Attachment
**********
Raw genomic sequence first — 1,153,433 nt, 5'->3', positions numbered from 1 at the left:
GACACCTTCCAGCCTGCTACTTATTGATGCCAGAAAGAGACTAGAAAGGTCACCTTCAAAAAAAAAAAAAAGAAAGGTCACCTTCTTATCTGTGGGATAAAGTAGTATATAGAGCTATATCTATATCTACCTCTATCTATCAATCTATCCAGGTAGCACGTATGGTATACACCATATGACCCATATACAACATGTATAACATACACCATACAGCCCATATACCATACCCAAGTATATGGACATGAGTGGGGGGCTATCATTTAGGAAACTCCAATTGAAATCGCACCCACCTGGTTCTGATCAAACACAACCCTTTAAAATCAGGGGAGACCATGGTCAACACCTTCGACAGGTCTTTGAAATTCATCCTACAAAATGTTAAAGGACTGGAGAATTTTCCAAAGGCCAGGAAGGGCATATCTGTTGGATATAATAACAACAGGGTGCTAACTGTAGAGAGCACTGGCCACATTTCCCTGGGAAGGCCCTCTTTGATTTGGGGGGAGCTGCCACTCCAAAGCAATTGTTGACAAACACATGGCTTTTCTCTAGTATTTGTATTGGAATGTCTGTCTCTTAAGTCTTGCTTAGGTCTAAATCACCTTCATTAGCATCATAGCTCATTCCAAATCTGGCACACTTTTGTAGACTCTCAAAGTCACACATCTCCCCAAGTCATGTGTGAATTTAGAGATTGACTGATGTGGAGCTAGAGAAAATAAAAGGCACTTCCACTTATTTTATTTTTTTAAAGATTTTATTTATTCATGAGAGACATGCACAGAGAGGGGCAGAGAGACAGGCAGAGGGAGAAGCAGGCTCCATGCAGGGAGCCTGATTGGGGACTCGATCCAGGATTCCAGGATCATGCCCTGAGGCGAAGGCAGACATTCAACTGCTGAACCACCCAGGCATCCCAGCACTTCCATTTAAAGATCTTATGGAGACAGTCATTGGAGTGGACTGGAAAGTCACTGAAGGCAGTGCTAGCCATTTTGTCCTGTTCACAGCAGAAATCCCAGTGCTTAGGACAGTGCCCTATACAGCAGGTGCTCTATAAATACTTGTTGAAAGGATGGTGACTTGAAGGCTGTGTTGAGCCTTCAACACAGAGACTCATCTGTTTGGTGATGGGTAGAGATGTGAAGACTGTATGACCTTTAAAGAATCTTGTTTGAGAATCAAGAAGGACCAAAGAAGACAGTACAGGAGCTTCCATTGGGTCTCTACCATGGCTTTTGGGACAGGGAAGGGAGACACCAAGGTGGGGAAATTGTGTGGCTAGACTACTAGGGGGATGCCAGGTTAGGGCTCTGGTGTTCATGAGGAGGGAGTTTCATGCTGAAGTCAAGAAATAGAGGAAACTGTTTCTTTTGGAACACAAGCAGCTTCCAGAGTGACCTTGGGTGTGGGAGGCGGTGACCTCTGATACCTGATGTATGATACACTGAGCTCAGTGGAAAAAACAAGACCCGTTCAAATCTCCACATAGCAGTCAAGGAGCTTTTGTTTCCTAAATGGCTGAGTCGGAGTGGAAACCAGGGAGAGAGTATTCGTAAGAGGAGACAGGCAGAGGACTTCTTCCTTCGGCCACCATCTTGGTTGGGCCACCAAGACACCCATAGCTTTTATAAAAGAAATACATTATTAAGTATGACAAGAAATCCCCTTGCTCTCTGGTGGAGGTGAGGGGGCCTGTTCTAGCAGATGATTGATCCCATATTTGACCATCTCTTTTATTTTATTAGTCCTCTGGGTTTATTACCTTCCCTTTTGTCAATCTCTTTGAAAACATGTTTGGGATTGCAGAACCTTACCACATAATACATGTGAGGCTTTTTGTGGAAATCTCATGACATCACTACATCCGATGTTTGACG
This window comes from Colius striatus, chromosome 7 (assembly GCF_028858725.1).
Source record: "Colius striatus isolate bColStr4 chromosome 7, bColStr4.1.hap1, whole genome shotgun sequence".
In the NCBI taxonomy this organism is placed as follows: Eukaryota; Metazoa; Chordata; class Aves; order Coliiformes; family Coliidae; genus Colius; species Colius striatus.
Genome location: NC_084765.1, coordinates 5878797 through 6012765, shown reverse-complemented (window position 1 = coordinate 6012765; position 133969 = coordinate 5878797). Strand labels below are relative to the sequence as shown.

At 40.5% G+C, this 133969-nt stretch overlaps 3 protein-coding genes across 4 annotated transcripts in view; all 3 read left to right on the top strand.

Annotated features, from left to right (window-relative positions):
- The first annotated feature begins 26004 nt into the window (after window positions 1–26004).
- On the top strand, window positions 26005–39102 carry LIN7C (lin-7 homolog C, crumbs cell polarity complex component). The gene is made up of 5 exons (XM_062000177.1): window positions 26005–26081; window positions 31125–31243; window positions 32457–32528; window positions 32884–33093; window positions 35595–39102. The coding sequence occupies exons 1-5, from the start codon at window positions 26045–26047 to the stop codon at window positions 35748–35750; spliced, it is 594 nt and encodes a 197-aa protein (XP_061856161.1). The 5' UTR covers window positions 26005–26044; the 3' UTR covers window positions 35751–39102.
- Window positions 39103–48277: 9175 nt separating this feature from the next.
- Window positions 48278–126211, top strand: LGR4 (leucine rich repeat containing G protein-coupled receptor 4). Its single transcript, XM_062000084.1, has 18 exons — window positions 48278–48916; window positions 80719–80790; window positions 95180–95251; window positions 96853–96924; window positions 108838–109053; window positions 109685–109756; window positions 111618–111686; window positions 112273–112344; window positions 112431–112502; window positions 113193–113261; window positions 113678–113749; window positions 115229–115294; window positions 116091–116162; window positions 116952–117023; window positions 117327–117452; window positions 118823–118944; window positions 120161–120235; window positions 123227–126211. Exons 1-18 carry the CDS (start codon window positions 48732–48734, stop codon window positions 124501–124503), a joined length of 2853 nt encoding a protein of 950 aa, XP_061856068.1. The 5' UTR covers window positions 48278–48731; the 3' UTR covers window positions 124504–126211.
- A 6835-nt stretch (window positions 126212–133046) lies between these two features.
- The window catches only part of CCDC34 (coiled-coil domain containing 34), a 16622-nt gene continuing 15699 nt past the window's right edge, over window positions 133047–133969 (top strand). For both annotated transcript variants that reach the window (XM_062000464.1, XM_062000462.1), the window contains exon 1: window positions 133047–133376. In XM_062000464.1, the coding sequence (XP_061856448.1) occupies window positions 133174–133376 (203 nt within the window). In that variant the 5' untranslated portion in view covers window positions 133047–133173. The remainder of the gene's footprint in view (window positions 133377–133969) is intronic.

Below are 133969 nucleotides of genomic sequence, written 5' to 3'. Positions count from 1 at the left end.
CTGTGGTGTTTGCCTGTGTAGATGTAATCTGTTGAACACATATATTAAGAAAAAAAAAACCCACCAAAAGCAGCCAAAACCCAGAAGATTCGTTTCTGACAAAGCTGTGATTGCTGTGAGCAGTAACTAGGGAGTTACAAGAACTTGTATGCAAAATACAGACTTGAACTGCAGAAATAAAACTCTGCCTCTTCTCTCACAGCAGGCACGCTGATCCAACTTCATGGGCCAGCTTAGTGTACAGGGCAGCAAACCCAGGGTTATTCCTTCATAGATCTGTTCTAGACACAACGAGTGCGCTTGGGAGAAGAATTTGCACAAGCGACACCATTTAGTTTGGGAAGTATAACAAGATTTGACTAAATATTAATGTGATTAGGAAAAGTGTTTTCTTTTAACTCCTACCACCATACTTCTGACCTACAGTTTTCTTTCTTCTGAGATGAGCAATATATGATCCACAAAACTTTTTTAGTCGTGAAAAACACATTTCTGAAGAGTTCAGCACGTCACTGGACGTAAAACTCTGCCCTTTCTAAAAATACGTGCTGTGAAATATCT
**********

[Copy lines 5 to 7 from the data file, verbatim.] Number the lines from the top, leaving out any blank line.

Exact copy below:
In the NCBI taxonomy this organism is placed as follows: Eukaryota; Metazoa; Chordata; class Aves; order Coliiformes; family Coliidae; genus Colius; species Colius striatus.
Genome location: NC_084765.1, coordinates 5878797 through 6012765, shown reverse-complemented (window position 1 = coordinate 6012765; position 133969 = coordinate 5878797). Strand labels below are relative to the sequence as shown.

At 40.5% G+C, this 133969-nt stretch overlaps 3 protein-coding genes across 4 annotated transcripts in view; all 3 read left to right on the top strand.